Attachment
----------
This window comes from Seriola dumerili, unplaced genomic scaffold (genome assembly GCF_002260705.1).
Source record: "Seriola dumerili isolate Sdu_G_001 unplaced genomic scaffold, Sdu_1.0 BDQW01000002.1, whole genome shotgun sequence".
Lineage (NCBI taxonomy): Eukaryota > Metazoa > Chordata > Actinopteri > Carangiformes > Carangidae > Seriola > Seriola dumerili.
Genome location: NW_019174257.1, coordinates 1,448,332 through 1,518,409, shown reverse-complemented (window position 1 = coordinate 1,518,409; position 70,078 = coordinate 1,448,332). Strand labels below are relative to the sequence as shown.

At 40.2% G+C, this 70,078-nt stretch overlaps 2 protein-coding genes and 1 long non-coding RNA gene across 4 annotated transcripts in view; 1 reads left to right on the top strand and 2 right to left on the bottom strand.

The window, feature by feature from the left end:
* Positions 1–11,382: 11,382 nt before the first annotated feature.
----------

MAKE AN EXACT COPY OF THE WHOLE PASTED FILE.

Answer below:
This window comes from Seriola dumerili, unplaced genomic scaffold (genome assembly GCF_002260705.1).
Source record: "Seriola dumerili isolate Sdu_G_001 unplaced genomic scaffold, Sdu_1.0 BDQW01000002.1, whole genome shotgun sequence".
Lineage (NCBI taxonomy): Eukaryota > Metazoa > Chordata > Actinopteri > Carangiformes > Carangidae > Seriola > Seriola dumerili.
Genome location: NW_019174257.1, coordinates 1,448,332 through 1,518,409, shown reverse-complemented (window position 1 = coordinate 1,518,409; position 70,078 = coordinate 1,448,332). Strand labels below are relative to the sequence as shown.

At 40.2% G+C, this 70,078-nt stretch overlaps 2 protein-coding genes and 1 long non-coding RNA gene across 4 annotated transcripts in view; 1 reads left to right on the top strand and 2 right to left on the bottom strand.

The window, feature by feature from the left end:
* Positions 1–11,382: 11,382 nt before the first annotated feature.